‘Bombshell’ wasn’t for women, they know this stuff. It’s for the ‘gender defensive’ men
“Bombshell” was written before the Weinstein story broke. Why does a man write a movie about sexual harassment? Well, it was inspired by a couple of women on a train. But I wrote it for men, the sort of men who now reading this already suspect it’s virtue-signaling, some noxious form of self-advertisement. I wanted to write a movie about sexual harassment for that guy. Because I can be that guy.
I’ve been surprised in recent years by how quickly I can question the emotional experience of women around sexual misconduct, as if ruled by gender defensiveness, some Darwinian instinct to minimize, “Yeah, but she went voluntarily up to his place….” I wanted to write straight at that instinct, to map its fault lines, to drag my prejudices through a gantlet of actual lives.
Here’s what I hope I can do: put a few men like me into the rooms where harassment happens, in offices like the one where Kayla encounters Roger Ailes in “Bombshell.” If I can put men in that room, and inside Kayla’s perspective, inside her experience, then we can feel how that minimizing urge — “She kept seeing him!” — does injustice to situations that are surreally complicated and utterly life-changing.
Every character is based on someone real, if not always just one, usually someone you have strong opinions about. No one’s more surprised than me that an explosive story of feminist determination came from inside Fox News, but I’m glad it did. My favorite response to this movie is, “Why did you make me identify with them?!”
Because they are unique and interesting. They can make us laugh — “I see myself as an influencer in the Jesus space” — which means they can break our hearts. They prove some issues transcend politics. In a fractured culture, the most powerful stories are the ones that frustrate our easy judgments, and those sometimes come from rooting around in the sloppy middle.
“Bombshell” star Charlize Theron never met Megyn Kelly before playing her and had information about the former Fox News star funneled to her in other ways.
I’m from an evangelical family. Fox News is likely on at my parents’ house right now. Our TV had the logo burned into the screen, always with us, even during Cowboys games. My father ran a nonprofit and kept his salary modest. My mother hatched a plan to save a large portion of that salary to start a few tiny orphan homes in India. So, they did. Then they gave to their church. People with more generosity and integrity you will not meet. They voted for Trump. I want them to see this film. I want them to understand this issue through women they know.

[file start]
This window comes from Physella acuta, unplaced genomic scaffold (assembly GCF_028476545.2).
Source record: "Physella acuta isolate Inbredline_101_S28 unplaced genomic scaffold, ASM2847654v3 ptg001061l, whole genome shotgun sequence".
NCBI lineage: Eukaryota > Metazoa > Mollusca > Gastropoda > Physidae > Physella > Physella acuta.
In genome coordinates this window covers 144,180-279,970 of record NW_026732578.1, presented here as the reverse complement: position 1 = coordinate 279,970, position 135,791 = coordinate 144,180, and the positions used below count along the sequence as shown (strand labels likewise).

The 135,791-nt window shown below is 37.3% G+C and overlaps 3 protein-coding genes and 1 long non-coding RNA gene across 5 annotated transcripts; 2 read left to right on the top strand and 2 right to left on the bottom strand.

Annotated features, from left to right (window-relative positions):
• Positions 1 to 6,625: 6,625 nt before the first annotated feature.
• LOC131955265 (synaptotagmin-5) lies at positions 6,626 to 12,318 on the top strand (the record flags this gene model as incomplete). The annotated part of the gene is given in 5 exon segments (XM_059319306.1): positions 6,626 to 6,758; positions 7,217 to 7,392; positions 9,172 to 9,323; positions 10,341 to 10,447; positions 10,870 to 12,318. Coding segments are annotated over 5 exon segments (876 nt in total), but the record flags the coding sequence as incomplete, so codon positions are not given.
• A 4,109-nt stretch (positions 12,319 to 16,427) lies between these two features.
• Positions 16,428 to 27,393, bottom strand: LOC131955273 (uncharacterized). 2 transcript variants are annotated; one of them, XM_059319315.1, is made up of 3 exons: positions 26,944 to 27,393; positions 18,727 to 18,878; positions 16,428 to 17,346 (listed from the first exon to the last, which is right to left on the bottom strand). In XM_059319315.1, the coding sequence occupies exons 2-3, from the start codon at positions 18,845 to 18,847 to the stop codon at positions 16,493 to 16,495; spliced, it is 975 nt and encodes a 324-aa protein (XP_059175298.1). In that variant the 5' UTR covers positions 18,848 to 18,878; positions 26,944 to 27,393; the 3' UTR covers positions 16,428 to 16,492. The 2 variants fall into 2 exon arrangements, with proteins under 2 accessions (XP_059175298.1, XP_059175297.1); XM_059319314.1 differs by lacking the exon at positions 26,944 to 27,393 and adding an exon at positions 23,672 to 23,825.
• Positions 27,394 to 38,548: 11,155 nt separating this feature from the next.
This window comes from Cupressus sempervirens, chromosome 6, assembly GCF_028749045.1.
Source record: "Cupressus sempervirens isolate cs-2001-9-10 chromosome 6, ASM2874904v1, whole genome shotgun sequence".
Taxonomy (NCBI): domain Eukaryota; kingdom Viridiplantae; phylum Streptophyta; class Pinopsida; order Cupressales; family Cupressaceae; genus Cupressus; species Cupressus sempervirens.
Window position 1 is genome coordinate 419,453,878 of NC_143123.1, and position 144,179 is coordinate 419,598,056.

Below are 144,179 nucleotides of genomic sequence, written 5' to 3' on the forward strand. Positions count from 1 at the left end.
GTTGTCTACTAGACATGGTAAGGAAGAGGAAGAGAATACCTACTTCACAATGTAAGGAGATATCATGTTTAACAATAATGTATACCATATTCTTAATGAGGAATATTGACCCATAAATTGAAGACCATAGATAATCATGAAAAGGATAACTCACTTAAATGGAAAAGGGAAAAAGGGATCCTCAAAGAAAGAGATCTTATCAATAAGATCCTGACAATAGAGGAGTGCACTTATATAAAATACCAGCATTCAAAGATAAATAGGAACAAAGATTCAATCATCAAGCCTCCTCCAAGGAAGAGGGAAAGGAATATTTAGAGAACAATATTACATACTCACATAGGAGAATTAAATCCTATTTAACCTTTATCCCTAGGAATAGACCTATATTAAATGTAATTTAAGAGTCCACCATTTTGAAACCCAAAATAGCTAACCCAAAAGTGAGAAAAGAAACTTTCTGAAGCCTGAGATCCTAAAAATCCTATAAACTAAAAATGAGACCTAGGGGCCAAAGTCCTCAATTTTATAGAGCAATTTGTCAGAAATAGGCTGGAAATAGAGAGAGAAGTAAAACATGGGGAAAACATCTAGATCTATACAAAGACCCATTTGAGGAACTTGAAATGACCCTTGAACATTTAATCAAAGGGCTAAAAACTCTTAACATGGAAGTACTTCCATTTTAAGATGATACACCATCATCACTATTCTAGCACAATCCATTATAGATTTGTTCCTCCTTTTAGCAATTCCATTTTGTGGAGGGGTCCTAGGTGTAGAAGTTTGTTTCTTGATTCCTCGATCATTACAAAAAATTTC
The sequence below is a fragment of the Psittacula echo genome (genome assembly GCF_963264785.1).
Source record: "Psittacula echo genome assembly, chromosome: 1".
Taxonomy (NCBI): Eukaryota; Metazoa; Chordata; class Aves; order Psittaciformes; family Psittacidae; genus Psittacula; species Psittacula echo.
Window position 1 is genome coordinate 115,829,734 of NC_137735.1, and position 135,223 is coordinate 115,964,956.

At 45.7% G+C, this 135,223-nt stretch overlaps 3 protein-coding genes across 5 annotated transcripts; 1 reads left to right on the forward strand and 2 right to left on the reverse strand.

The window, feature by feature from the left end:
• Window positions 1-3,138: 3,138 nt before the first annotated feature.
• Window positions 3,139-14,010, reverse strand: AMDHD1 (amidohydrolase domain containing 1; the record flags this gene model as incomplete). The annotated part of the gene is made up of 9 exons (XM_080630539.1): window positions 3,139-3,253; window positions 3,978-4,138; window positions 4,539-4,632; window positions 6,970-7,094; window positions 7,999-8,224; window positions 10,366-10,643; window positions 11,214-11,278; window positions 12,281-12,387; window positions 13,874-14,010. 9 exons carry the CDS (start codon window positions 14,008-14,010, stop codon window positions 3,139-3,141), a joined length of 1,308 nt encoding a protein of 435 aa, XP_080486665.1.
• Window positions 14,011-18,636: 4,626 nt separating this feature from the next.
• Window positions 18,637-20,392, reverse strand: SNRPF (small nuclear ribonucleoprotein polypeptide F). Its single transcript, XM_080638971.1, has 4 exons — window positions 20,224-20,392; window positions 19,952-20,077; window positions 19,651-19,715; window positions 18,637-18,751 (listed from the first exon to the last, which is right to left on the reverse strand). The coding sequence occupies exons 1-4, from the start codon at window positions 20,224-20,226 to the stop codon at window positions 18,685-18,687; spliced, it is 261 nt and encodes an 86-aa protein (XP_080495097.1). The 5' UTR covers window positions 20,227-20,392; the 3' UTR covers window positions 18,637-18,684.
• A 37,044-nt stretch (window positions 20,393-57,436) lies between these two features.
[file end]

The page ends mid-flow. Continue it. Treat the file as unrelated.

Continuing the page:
Movies, if they’re done right, are the opposite of Twitter.
Charlize Theron, Nicole Kidman and Margot Robbie play a trio of Fox News employees whose allegations of sexual harassment help topple network founder Roger Ailes.
Now, the train. In the fall of 2016, I was on the Harlem Line from Grand Central way up to Wassaic. I was reading Sarah Ellison’s fantastic article on Ailes’ downfall in Vanity Fair. I had been thinking the women of Fox might make good movie characters, complex and contradictory, often wrong, surprisingly brave.
It was midnight. I was alone on the train with an older woman and a younger woman. At Ten Mile River, one stop before the end of the line, the younger woman got off. We could see her move for the parking lot, sparse with dark cars, when she suddenly bolted. She ran for her life. I started, concerned, then noticed the older woman was watching impassively, until the younger finally got to her car.
There was no one after her but thousands of years of male [harassment]. Women reading this already know that. And I think the rest of us can agree it is indeed time to do whatever we can so women don’t have to run through the dark.
Charlize Theron, Nicole Kidman and Margot Robbie play women at Fox News during the Roger Ailes sexual-harassment scandal in “Bombshell.”
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